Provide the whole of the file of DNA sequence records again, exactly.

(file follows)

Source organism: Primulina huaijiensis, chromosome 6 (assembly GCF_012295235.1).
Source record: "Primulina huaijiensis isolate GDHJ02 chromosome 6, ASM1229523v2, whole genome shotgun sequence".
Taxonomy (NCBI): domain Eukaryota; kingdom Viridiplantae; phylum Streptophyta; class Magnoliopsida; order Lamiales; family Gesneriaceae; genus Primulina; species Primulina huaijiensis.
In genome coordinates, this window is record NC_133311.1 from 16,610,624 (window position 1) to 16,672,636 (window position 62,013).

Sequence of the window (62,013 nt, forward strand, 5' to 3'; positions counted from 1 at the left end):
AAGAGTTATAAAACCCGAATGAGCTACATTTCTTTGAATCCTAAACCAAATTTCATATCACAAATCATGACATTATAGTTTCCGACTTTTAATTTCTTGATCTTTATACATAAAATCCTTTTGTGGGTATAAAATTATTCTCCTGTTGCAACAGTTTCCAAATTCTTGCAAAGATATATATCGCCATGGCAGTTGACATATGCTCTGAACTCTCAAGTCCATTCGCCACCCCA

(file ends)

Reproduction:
Source organism: Primulina huaijiensis, chromosome 6 (assembly GCF_012295235.1).
Source record: "Primulina huaijiensis isolate GDHJ02 chromosome 6, ASM1229523v2, whole genome shotgun sequence".
Taxonomy (NCBI): domain Eukaryota; kingdom Viridiplantae; phylum Streptophyta; class Magnoliopsida; order Lamiales; family Gesneriaceae; genus Primulina; species Primulina huaijiensis.
In genome coordinates, this window is record NC_133311.1 from 16,610,624 (window position 1) to 16,672,636 (window position 62,013).

Sequence of the window (62,013 nt, forward strand, 5' to 3'; positions counted from 1 at the left end):
AAGAGTTATAAAACCCGAATGAGCTACATTTCTTTGAATCCTAAACCAAATTTCATATCACAAATCATGACATTATAGTTTCCGACTTTTAATTTCTTGATCTTTATACATAAAATCCTTTTGTGGGTATAAAATTATTCTCCTGTTGCAACAGTTTCCAAATTCTTGCAAAGATATATATCGCCATGGCAGTTGACATATGCTCTGAACTCTCAAGTCCATTCGCCACCCCA